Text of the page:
Senso-ji Temple, the oldest temple located in Tokyo, and Nakamise-dori connecting the Kaminarimon entrance to the main hall, are constantly crowded with sightseers on a yearly basis. Since the area has always had a large number of temples since the Edo Period, it has been called Teramachi, which translates to ‘City of Temples’. Asakusa Kokusai Avenue is where you can enjoy shopping while walking through this Teramachi. As soon as you exit Asakusa Station, there are many unique stores that sell goods such as Japanese sweets and there is even a taiko drum museum. The area of old streets where people have been residing since the Edo Era is called shitamachi (old downtown), and it is recommended that people take their time to take a look around at the history of the Asakusa corner of shitamachi. During the springtime, the nearby Sumida River has cherry blossom trees lined up on both sides of the riverbank for a kilometer and when in full bloom, it is a great place to be for hanami.
In Asakusa, you are able to enjoy the cherry blossoms, shitamachi, and the Tokyo Skytree. The Tokyo Skytree soars above the old town of Asakusa with its temples, wooden residences, rickshaws, and venerable dining establishments such as Imahan (sukiyaki) and Daikokuya (tempura) contributing to its shitamachi atmosphere, is a popular photo opportunity location for many sightseers. In 2012, the Tokyo Skytree took on the role that Tokyo Tower had as the main radio tower and as a commercial facility, and in recent times, has become a new landmark of Tokyo. The tower has become popular as a sightseeing spot for Japanese and foreign visitors alike. The recently established commercial center called Solamachi, located directly next to Skytree, has everything from shopping to food for the young people of today. Concentrated under one roof, it is an ideal place to take a rest after exploring Asakusa.
When people think of Asakusa, they also think immediately of Kaminarimon. These are the outermost gates of Tokyo’s oldest temple, Senso-ji. The large red lantern located directly in front of these gates is one of the most photographed places in Asakusa. The path approaching the shrine that is located between the Kaminarimon and Senso-ji’s main hall is known as Nakamise-dori, and has many shops along it which sell a wide array of souvenirs and goods; such as sweets called Kaminari-okoshi made of rice, or traditional Japanese sweets called “ningyo-yaki” with red-bean paste between bite-sized sponge cakes. You can stroll and eat from many of these stores, so it is highly recommended to try as many unique delicacies as possible. The other goods sold range from sword replicas to Japanese fashion items, and it is likely that you will find souvenirs to your liking to take back home. Lined up outside of the temple are rickshaws whose drivers can carry and transport you around the area. During the Meiji and Taisho eras, as well as the initial stages of the Showa period, these rickshaws were very commonly used. These rickshaw drivers can not only take you around Asakusa, but they can also provide you with explanations and stories about the area as you ride around. This is recommended for those who want to tour Asakusa within a short amount of time.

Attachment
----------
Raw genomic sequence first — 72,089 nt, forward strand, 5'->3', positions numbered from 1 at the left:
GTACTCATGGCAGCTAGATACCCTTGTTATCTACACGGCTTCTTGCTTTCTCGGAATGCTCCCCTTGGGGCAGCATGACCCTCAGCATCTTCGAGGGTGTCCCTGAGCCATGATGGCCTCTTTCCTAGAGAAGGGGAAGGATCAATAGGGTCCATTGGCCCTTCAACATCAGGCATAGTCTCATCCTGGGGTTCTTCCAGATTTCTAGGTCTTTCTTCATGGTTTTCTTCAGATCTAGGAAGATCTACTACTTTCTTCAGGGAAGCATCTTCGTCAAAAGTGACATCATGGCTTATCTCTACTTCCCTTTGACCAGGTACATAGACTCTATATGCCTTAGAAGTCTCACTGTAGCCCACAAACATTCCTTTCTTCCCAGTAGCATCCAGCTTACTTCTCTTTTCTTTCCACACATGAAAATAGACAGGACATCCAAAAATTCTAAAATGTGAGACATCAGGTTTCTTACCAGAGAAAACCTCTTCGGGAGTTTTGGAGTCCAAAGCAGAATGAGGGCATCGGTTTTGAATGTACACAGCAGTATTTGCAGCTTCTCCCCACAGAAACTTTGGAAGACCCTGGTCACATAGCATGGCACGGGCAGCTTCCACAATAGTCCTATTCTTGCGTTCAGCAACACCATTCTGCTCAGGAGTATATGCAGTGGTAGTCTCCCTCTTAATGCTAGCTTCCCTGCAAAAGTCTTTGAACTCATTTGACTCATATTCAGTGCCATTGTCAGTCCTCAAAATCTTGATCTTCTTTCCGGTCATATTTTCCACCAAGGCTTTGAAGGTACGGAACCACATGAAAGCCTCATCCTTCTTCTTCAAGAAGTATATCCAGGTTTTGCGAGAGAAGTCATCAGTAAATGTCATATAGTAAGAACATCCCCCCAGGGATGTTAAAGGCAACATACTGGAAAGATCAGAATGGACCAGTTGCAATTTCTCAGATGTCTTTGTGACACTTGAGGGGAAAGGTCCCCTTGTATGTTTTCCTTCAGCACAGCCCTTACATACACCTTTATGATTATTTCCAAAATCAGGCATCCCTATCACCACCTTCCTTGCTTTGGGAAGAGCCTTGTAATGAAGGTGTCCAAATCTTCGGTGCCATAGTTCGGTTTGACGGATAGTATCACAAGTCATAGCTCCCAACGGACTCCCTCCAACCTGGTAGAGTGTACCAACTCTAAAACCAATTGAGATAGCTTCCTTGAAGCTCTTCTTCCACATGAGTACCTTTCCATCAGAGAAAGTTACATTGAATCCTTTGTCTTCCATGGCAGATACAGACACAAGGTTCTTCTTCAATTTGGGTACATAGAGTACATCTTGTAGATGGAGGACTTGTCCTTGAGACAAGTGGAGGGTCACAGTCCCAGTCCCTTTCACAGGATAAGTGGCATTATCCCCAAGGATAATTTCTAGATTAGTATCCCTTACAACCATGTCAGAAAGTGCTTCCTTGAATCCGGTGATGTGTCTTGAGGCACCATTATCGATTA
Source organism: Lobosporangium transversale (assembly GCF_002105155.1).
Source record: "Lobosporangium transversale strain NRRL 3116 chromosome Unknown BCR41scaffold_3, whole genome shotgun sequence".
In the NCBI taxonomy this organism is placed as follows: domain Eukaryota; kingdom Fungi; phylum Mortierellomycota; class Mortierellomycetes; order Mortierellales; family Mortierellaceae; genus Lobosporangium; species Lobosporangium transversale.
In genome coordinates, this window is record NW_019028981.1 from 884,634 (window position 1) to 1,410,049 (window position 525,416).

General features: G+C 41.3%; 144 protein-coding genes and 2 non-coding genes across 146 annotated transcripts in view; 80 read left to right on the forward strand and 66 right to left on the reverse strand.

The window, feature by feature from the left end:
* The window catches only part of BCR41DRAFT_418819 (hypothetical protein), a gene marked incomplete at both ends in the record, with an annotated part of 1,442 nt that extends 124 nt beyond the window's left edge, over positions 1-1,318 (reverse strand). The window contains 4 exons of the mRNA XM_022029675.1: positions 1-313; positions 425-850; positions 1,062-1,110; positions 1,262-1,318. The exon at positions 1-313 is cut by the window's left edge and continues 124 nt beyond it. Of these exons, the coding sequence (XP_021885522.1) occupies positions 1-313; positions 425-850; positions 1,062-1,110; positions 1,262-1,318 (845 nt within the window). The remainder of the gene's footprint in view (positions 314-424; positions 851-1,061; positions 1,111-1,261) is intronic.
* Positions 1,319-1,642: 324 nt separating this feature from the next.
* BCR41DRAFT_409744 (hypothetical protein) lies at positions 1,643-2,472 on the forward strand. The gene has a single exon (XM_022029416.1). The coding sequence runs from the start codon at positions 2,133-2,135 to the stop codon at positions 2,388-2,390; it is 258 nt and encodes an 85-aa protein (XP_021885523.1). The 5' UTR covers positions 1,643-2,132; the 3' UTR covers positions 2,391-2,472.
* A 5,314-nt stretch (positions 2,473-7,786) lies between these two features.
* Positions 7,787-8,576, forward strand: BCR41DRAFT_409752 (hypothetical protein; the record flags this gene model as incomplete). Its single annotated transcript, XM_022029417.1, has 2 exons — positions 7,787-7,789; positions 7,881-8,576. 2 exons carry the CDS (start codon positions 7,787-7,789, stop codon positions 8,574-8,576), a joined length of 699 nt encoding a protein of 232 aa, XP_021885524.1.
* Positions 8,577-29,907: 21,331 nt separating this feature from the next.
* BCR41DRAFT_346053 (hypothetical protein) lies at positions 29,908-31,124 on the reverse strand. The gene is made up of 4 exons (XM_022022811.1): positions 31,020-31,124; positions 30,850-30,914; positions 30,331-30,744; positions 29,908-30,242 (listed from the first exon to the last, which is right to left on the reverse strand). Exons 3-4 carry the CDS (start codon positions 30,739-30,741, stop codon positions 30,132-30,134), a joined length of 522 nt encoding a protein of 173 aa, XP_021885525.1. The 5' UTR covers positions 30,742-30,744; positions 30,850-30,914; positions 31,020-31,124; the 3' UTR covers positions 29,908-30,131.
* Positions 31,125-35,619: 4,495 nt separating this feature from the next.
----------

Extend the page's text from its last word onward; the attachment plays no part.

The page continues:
The Asakusa Sanja Festival in May
Although there are many festivals throughout the year in Asakusa, the most famous of them is the Sanja Festival in May. The entire district of Asakusa comes alive during the festival, and the areas shrines and Nakamise-dori are some of the locations used for the festival. The festival continues on for 3 days and over 150,000 people visit each year. This festival is truly a seasonal tradition of the early days of summer.